Objective: Rabies postexposure prophylaxis is an important secondary prevention step but is unnecessary if the exposing animal is not rabid. Effective rabies-related animal control (RRAC) requirements enforced by animal control officers (ACO) are an alternative step to reduce the number of rabies exposures and postexposure prophylaxes. The purpose of this study was to describe the variability of requirements for RRAC by statutes and regulations across the United States.
Methods: Current state laws and regulations pertaining to rabies and animal control were reviewed and assessed for 3 primary RRAC activities related to obtaining animals that have potentially exposed humans to rabies, that have been potentially exposed to rabies, or that show signs of rabies. Animal control infrastructure was assessed on the basis of the requirement for, and authority granted to, ACOs for conducting these RRAC activities. State Public Health Veterinarians, State Veterinarians with the Departments of Agriculture, and/or State Epidemiologists were contacted for verification and assistance with interpretation of laws and regulations.
Results: Twenty-three states and the District of Columbia authorize specific actions related to all 3 RRAC activities. Twenty-four states have laws and regulations that do not clearly address at least 1 of the RRAC activities or limit the authority to domestic animals. Three states have laws or regulations that address RRAC nonspecifically or leave the requirements to localities. Eleven states mandate the placement of ACOs with authority over domestic and wild animals, 7 states require ACOs for control of domestic animals only, and 32 states and the District of Columbia have no statewide requirements for ACOs.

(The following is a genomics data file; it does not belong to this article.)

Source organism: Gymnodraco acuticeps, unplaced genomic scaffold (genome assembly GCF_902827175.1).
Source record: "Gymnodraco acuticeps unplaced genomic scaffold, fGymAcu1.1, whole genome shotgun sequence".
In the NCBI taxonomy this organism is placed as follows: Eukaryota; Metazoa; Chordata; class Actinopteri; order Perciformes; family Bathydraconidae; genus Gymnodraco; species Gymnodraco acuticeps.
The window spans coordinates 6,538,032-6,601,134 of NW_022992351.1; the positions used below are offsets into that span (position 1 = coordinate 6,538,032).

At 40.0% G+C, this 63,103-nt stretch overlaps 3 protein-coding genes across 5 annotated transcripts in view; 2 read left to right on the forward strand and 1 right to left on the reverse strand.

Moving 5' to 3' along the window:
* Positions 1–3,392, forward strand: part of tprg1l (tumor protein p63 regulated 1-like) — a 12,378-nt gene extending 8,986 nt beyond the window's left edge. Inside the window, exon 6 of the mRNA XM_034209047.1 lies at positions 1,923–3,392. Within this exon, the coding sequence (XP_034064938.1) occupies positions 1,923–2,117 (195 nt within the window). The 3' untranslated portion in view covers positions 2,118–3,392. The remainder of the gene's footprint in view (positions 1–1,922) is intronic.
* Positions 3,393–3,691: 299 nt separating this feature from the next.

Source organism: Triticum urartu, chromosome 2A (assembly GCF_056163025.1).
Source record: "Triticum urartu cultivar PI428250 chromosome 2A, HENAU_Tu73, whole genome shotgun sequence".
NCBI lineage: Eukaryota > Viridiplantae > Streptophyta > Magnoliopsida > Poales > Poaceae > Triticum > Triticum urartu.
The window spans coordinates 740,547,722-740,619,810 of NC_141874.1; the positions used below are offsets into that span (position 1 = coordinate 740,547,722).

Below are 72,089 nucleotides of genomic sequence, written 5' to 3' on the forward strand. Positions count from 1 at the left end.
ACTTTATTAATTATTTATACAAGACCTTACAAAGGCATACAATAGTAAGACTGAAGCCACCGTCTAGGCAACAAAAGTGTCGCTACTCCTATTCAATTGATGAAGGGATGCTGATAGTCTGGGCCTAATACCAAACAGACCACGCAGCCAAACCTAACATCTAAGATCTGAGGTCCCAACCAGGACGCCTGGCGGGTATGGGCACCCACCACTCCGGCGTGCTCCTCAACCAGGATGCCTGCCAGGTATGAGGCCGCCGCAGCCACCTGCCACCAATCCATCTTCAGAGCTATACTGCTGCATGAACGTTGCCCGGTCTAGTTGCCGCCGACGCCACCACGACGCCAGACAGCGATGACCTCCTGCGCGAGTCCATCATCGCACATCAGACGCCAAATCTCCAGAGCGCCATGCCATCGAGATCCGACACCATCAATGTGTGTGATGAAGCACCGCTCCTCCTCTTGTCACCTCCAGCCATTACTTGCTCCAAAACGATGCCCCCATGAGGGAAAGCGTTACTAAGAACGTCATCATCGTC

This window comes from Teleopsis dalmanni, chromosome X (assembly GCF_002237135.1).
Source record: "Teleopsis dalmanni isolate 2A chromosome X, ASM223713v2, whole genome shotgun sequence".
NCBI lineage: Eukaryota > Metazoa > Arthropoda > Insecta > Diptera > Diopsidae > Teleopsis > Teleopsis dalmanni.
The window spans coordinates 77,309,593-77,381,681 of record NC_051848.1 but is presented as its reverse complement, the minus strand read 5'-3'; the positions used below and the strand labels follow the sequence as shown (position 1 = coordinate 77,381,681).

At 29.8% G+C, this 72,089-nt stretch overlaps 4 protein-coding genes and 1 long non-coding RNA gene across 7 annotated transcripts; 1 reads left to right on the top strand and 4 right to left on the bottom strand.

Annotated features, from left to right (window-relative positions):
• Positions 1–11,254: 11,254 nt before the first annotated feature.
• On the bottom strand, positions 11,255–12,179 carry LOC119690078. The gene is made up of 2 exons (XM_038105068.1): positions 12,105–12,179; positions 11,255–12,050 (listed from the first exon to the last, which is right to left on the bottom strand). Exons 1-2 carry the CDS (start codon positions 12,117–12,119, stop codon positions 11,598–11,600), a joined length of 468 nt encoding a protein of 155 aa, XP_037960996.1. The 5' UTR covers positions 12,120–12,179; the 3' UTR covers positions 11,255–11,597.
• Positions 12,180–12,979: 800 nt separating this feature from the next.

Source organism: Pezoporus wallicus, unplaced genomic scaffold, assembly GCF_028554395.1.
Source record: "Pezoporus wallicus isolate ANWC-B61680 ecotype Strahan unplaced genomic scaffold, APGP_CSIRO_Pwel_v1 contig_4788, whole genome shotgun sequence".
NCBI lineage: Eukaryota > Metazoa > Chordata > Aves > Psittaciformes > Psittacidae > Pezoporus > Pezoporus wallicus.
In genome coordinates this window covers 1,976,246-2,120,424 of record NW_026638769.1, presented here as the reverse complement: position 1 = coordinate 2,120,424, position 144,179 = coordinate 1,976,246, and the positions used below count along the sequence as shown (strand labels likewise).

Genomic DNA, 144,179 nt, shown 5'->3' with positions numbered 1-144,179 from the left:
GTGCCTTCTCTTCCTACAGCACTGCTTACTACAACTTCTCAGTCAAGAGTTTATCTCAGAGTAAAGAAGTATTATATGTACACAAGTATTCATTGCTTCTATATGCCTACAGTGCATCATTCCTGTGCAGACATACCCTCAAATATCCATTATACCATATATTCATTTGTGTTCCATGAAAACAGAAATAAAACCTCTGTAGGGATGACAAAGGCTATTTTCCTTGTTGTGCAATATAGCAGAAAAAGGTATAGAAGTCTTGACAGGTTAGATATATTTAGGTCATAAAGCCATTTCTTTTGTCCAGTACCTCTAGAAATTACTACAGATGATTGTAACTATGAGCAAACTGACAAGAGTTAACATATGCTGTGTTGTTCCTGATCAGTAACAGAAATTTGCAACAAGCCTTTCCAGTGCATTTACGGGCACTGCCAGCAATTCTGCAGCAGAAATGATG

Discussion: Only 9 states have legal requirements for ACOs with authority over wild and domestic animals and RRAC that addresses all 3 primary RRAC activities. Consequently, RRAC requirements may represent an incompletely tapped rabies prevention mechanism.
The study describes the variability of requirements for rabies-related animal control by statutes and regulations across the United States.
Wadsworth Center, New York State Department of Health, Albany (Dr Buss); and Office of Public Health Practice, New York State Department of Health, Albany, and Department of Epidemiology and Biostatistics, UAlbany School of Public Health, Rensselaer, New York (Dr Eidson).
Correspondence: Millicent Eidson, MA, DVM, DACVPM (Epi), Corning Tower, Room 2040, Empire State Plaza, Albany, NY 12237 (email@example.com).
The authors thank the state public health veterinarians, state veterinarians, and state epidemiologists who assisted with data interpretation and Dr Kristina Dallas for initial investigations. During this study, the Emerging Infectious Disease Fellowship administered by the Association of Public Health Laboratories and funded by the Centers for Disease Control and Prevention provided support to S.B.
The contents of the article are solely the responsibility of the authors and do not necessarily represent the official views of the Centers for Disease Control and Prevention or the New York State Department of Health.
The authors declare no conflict of interest.